Obama: I First Learned About Clinton’s Email Address ‘Through News Reports’

WASHINGTON (CBSDC/AP) — President Barack Obama said he first found out through the news about Hillary Clinton’s private email address she used for government business while secretary of state.

“The same time everybody else learned it through news reports,” Obama told CBS News.

The president said he’s glad his former secretary of state instructed her emails be disclosed to the public.

“The policy of my administration is to encourage transparency, which is why my emails, the BlackBerry I carry around, all those records are available and archived,” he told CBS News. “I’m glad that Hillary’s instructed that those emails about official business need to be disclosed.”

Despite the controversy, Obama defended Clinton.

“Let me just say that Hillary Clinton is and has been an outstanding public servant,” Obama told CBS News. “She was a great secretary of state for me.”

Sen. Dianne Feinsten, D-Calif., urged Clinton to fully explain her actions.

The former first lady and New York senator “needs to step up and come out and state exactly what the situation is,” Feinstein said. “From this point on, the silence is going to hurt her.”

Clinton’s husband, former President Bill Clinton, avoided the controversy Sunday morning.

Asked whether his wife was treated fairly, Bill Clinton replied, “I’m not the one to judge that. I have an opinion, but I have a bias.”

“I shouldn’t be making news on this,” he said, in remarks reported on CNN.com.

Hillary Clinton has been criticized for her use of the private email account and whether she complied with federal rules requiring officials to retain their communications. Clinton says that she’s turned over all relevant emails — totaling 55,000 pages — to the State Department for review.

Last week, the House committee investigating the Benghazi, Libya, attacks, issued subpoenas for Clinton’s emails, and the chairman said Sunday, “We’re not entitled to everything. I don’t want everything. I just want everything related to Libya and Benghazi.”

Rep. Trey Gowdy, R-S.C., said “there are gaps of months and months and months” in the emails the committee had previously received. “It’s not up to Secretary Clinton to decide what’s a public record and what’s not.”

Clinton is considered the front-runner for the party’s 2016 presidential nomination, but hasn’t entered the race yet. So far, a tweet has been her only comment on the controversy.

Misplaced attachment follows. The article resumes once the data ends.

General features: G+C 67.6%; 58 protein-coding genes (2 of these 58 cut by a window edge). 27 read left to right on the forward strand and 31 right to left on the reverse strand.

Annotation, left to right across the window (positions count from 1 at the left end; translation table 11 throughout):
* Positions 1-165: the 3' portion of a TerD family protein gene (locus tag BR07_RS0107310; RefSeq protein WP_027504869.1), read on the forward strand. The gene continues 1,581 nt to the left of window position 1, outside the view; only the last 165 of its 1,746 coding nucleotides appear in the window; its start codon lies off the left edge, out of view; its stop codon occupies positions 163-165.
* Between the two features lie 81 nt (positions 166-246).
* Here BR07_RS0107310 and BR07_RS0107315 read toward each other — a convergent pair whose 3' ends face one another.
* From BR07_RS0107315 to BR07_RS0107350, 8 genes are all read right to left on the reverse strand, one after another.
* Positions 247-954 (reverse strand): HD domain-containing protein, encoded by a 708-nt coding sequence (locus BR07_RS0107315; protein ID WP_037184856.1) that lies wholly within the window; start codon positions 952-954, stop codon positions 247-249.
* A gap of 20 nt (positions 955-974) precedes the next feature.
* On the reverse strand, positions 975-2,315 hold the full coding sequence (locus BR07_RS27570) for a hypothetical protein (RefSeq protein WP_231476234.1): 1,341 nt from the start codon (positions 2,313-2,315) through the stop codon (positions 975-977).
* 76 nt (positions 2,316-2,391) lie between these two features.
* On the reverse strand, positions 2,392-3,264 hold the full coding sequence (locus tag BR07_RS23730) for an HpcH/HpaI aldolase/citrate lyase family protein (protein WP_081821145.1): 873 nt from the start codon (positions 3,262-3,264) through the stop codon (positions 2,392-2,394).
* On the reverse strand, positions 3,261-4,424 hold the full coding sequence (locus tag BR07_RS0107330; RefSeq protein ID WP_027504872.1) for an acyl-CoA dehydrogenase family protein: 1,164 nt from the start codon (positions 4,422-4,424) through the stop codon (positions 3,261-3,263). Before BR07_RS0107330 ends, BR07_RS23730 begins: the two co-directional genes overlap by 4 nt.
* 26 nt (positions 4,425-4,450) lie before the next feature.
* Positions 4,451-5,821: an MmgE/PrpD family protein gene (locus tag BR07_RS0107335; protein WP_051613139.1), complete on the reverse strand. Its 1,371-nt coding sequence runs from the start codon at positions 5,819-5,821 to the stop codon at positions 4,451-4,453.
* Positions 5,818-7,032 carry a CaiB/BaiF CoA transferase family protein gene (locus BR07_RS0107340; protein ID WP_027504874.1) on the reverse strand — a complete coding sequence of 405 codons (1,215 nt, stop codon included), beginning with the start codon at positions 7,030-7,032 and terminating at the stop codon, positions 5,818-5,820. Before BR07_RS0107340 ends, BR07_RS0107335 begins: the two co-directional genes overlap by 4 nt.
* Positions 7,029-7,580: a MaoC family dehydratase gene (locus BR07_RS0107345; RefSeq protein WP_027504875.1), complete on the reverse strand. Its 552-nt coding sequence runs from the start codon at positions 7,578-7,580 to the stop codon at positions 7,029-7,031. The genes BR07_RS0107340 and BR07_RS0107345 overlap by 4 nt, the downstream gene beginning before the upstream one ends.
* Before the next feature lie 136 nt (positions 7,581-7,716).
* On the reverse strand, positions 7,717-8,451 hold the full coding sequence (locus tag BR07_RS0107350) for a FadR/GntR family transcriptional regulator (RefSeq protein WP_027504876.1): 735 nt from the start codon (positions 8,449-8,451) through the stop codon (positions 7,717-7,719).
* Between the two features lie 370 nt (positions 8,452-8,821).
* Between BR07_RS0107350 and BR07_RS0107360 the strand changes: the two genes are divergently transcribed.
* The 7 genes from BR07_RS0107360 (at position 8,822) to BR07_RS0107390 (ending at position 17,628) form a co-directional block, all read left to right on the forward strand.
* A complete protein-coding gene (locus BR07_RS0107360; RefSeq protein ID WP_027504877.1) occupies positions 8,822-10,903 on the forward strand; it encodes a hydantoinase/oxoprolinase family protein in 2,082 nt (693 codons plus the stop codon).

“I want the public to see my email. I asked State to release them. They said they will review them for release as soon as possible,” she tweeted last week.

[tweet https://twitter.com/HillaryClinton/status/573340998287413248 width=’330′]

She did not address the issue Saturday night during an event in Coral Gables, Florida, for the Clinton Global Initiative University.

One of Clinton’s predecessors, former Secretary of State Colin Powell, said Sunday he has retained none of the emails sent from his personal email account during his tenure at the department in the first George W. Bush administration.

“I don’t have any to turn over,” he said on Sunday. “I did not keep a cache of them. I did not print them off.”

Powell added: “A lot of the emails that came out of my personal account went into the State Department system. They were addressed to State Department employees and the State.gov domain. But I don’t know if the servers (for) the State Department captured those or not.”

Powell said all the emails from his account were unclassified and most were “pretty benign, so I’m not terribly concerned even if they were able to recover them.”

Feinstein appeared on NBC’s “Meet the Press,” Gowdy was on CBS’ “Face the Nation,” and Powell spoke on ABC’s “This Week.”

(TM and © Copyright 2015 CBS Radio Inc. and its relevant subsidiaries. CBS RADIO and EYE Logo TM and Copyright 2015 CBS Broadcasting Inc. Used under license. All Rights Reserved. This material may not be published, broadcast, rewritten, or redistributed. The Associated Press contributed to this report.)

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